Tree Names

 

On reading the book ‘Trees in Your Ground’ (published by the Tree Council and free to registered Tree Wardens) I was intrigued to find the statement ‘the yew ….. has left relatively few examples of its presence in today’s place names’, and I was able to confirm this on consulting my AA gazetteer. I also found that the BT Telephone Directory indicated that no surnames in this area seemed to be directly related to that tree, despite its wide distribution. I therefore investigated the associations of other trees with place names and surnames. Not surprisingly, tree- and timber-centred activities were quite frequent in the list – Wood(s), Turner, Woodley (a ‘ley’ is a field), Hewitt, Grove, Thorn(e), Orchard, Hedges, Pollard, Sawyer, Carpenter, Forrest, Twigg(s) and Field. The latter word may be derived from the term ‘felled’ where a clearance had been made. There is but one Thickett but no Spinneys. Haywards in time past were those placed in charge of hedges – hedge wardens.

I’m sure that many additions can be made to this list and I would be grateful for suggestions.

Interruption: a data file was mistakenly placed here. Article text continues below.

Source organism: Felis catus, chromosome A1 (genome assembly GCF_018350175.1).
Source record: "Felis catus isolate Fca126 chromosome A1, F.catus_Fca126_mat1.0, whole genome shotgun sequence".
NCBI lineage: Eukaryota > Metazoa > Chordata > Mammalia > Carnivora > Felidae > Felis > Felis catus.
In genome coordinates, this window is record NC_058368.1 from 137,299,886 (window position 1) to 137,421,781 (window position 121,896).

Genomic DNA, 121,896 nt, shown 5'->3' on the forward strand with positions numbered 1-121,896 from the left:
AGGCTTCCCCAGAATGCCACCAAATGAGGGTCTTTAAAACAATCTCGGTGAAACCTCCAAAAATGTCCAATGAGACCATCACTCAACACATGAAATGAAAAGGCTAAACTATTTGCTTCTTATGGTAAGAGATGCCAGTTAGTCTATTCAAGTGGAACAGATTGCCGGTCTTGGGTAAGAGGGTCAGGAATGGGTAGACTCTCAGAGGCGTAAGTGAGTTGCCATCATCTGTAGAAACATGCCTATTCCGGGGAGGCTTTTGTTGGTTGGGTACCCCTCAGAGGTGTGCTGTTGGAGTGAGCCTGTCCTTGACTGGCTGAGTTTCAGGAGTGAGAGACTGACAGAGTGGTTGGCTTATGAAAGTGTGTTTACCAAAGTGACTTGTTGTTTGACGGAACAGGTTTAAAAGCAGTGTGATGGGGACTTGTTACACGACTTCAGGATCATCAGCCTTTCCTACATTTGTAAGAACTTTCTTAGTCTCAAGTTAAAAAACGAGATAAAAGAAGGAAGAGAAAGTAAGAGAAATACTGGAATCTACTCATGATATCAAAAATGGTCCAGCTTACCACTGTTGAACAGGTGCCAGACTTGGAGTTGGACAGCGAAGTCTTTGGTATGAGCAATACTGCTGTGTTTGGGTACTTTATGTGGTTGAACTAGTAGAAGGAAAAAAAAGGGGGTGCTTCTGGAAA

To be more specific, probably the overall winner is ‘Ash’ with surnames like Ashman, Ashby, and place names like Ashbourne and Ashcombe. Oak comes a close second, with Oakley, Oakham, and occupations like Cooper, Barker and Tanner. The Lime tree is well represented with names like Lindley, and even Linnaeus derived his name from his father who owned a field in which three lime trees grew. Beech is not uncommon, and place names like Buckingham and Buckfast probably have this origin. As an aside it may not be commonly known that the word ‘book’ is derived from Beech, and the two words in Swedish are identical. This is because early books were bound in beech boards. Holly, like yew, is rarely used, but more specific references include Rowntree (rowan), Juniper, and there are three Sycamores in the telephone directory, but only one Poplar!

But don’t be misled. All is not quite as it might seem. For instance, the name Ashlands at Portishead is derived from the pulverised fuel ash from the power station on which this development has been built!

 

Terry Smith

09/04/2007

 

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